5. Jenson Button

JB finished higher up this little table last year despite not driving anywhere near as well, a reflection on the high standards across this top 10.  The outgoing world champion lacked a little ultimate pace for the most part but he was a model of consistency and his two wet-weather wins demonstrated how dangerous a smooth, controlled driving style can be when it’s married to one of the sharpest tactical minds in the business.  Held his own against Lewis Hamilton, made a home for himself at McLaren and earned his place among the F1 elite.

4. Fernando Alonso

Searingly quick as always while remaining a very difficult man to like, Alonso’s season was one of blinding pace in a Ferrari that didn’t always deserve to be at the front, spoiled a little by a few of the niggly errors that crept into his second spell at Renault.  His jump-start in China was early enough to have counted for the Malaysian race two weeks before, a practice crash in Monaco cost him what looked like a certain victory and his spin in the drizzle at Spa was that of a far less experienced racing driver.  More often, though, he was impossible to fault – last on the Monaco grid after that crash became 6th in the race, Bahrain and Italy brought masterful performances and he didn’t put a single wheel wrong in Singapore.

3. Lewis Hamilton

Hamilton has awarded himself 6/10 for his 2010 season.  In the season’s third fastest car, Lewis led the championship through the middle part of the season.  He pushed the Red Bulls until their drivers cracked in Turkey, won as he pleased in Canada and drove the qualifying lap of the season to take 2nd on the grid at Spa, in the wet, on slick tyres.  His drive to victory the following day wasn’t shabby either.  In the first 4 races of the season alone, he made 32 overtaking manoeuvres.  His opening-lap retirement after contact with Felipe Massa at Monza was one you could see coming well before the two cars touched but it’s hard to recall another major error from the Englishman.  If he achieves an 8/10 next season, the others won’t see him for dust.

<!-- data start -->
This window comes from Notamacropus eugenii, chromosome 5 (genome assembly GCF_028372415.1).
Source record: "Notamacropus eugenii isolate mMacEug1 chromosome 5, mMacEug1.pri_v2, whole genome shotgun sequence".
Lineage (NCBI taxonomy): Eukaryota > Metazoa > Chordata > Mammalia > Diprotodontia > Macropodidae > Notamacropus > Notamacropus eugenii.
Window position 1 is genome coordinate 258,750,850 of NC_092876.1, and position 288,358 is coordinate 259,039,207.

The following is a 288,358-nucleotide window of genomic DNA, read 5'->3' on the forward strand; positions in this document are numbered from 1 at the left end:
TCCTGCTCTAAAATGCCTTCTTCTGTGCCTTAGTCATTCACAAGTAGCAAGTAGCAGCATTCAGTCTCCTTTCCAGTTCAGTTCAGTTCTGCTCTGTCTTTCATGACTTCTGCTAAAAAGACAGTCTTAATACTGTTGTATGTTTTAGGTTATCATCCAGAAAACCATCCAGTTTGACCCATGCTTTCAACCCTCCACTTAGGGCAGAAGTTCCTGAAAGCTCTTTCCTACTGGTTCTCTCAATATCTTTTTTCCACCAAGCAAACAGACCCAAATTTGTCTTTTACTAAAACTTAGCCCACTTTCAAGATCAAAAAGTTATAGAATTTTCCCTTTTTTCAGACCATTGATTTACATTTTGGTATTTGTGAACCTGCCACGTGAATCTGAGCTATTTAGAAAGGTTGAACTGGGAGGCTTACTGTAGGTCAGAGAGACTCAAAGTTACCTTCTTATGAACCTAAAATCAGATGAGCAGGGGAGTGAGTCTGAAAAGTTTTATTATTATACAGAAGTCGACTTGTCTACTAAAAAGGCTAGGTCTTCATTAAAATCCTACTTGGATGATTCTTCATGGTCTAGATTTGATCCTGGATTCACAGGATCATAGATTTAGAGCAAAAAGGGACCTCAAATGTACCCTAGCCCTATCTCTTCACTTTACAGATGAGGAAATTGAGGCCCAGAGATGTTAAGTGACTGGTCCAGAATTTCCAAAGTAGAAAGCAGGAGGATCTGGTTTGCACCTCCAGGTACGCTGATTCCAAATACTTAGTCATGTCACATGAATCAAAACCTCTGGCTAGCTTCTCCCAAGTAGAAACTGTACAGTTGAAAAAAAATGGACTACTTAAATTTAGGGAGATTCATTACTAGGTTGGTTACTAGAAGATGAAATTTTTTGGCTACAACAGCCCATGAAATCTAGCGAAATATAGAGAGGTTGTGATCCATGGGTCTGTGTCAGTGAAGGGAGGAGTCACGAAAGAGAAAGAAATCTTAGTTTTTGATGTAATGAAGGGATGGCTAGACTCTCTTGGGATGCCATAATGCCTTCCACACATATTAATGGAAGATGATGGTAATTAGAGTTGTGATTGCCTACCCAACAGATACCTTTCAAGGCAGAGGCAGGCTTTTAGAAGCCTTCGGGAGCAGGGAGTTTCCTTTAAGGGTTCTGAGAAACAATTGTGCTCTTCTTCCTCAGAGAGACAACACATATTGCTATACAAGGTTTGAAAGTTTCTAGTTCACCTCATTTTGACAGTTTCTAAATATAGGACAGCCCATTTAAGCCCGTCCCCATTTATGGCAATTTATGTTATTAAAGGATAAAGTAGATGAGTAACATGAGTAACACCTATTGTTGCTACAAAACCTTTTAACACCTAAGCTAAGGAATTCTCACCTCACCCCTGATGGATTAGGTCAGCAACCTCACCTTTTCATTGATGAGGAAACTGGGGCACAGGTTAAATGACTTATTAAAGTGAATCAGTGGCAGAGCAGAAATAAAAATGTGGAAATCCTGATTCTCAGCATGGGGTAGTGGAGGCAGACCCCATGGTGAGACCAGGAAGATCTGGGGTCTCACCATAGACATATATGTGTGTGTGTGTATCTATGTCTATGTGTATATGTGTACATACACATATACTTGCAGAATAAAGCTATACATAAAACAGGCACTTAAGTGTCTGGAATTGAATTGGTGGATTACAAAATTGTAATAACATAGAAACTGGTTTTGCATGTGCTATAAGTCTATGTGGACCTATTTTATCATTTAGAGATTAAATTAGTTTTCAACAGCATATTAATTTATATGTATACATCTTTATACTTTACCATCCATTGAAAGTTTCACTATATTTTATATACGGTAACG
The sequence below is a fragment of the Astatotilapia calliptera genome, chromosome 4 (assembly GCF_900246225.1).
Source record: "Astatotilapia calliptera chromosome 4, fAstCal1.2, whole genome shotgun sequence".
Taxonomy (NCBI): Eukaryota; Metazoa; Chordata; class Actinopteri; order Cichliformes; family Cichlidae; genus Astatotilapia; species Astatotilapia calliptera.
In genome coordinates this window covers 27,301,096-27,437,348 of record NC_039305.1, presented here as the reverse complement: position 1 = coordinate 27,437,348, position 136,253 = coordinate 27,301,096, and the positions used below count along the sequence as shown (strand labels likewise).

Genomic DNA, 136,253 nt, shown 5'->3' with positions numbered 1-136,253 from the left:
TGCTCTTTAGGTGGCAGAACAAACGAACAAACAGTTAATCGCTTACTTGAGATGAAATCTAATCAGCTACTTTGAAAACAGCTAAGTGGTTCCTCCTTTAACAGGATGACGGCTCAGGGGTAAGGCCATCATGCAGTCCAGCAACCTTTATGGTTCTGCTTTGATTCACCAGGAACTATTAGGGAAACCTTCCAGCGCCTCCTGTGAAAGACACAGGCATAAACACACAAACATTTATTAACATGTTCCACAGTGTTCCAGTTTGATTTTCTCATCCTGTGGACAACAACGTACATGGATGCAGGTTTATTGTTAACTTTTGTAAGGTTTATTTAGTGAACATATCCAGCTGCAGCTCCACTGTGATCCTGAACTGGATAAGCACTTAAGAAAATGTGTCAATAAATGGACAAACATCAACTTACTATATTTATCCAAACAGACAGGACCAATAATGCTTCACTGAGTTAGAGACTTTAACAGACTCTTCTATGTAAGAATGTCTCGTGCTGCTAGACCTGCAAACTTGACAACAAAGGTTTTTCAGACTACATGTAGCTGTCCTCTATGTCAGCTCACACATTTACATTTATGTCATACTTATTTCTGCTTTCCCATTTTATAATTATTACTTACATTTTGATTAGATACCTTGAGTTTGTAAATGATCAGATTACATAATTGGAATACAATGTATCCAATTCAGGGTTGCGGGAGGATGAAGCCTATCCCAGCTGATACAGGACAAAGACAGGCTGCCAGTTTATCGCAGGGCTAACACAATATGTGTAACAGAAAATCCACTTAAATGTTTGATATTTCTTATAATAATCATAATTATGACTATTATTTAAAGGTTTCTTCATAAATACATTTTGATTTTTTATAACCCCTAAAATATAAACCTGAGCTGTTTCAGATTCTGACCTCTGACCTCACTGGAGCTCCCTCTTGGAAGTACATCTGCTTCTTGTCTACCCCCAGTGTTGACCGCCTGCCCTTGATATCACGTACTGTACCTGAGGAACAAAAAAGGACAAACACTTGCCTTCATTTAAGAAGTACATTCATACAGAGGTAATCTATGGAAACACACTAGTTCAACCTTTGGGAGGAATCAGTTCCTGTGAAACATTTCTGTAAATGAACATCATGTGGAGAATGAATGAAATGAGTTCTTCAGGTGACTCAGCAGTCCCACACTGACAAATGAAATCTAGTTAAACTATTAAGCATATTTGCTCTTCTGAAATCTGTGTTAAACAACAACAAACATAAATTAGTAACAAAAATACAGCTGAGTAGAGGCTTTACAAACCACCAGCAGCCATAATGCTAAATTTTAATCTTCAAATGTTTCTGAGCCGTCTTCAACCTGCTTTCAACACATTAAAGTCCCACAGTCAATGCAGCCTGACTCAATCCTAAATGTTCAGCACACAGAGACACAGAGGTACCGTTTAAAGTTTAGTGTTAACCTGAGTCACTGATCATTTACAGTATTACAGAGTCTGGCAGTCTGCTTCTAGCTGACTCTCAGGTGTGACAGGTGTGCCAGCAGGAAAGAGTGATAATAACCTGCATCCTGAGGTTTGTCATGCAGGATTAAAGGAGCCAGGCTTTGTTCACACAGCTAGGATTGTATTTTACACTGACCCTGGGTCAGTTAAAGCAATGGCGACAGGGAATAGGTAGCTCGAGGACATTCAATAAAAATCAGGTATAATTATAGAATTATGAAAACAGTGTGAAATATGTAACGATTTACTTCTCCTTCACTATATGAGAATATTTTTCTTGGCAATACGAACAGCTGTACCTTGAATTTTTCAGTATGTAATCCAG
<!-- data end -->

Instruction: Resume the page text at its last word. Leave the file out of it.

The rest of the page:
2. Sebastian Vettel

For pure, raw pace, there is nobody in the world you’d hire ahead of Sebastian Vettel.  Outstanding in qualifying, with his pole position lap in Australia being the pick of a fine bunch, Seb continues to prove untouchable once he’s established a lead – in each of the 5 races he won this season, Vettel was leading at the end of the opening lap.  Question marks remain over his ability in traffic, with multiple collisions in Britain and Belgium, while we may never know what possessed him to spark the accident with his Red Bull team mate Webber in Turkey.  Racecraft can be learned, though.  Outright speed can’t be taught.  It was exactly that gift which allowed Vettel to overcome more technical issues than any other front runner (spark plug in Bahrain, wheel nuts in Australia, brake trouble in Spain and Italy and a grenade in the engine bay in Korea) on his way to a thoroughly well-deserved maiden title.

1. Robert Kubica

Why?  Because you won’t be able to find me a single race weekend where the Pole wasn’t significantly better than his Renault.  Buried within F1’s new, shiny, homogenised world order, you’ll still find a few proper old-fashioned racetracks like Monaco, Spa and Suzuka, circuits where a driver can transcend his machinery.  In a car never better than fourth fastest on any given weekend, Kubica was mighty at all three, securing two podiums and only losing a shot at 3rd place in Japan when a rear wheel detached itself early in the race.  To see him climb from 9th to 2nd in Australia and come scything back through the field after a late puncture in Singapore was to watch a driver on top of his game; should he recapture this form in a truly competitive Renault next year, you won’t see which way he went.

What say you?

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Comments
  1. Smurfy says:

    I’m glad you have Kovalainen and Kubica on your list. As a frequent Trulli apologist in the past, I’d have to say I was surprised by Kovalainen’s performance over Trulli this year. Whether or not Kubica should be number one on your list isn’t too important to me. What mattered was that he saved Renault from what could have been an embarrassing season.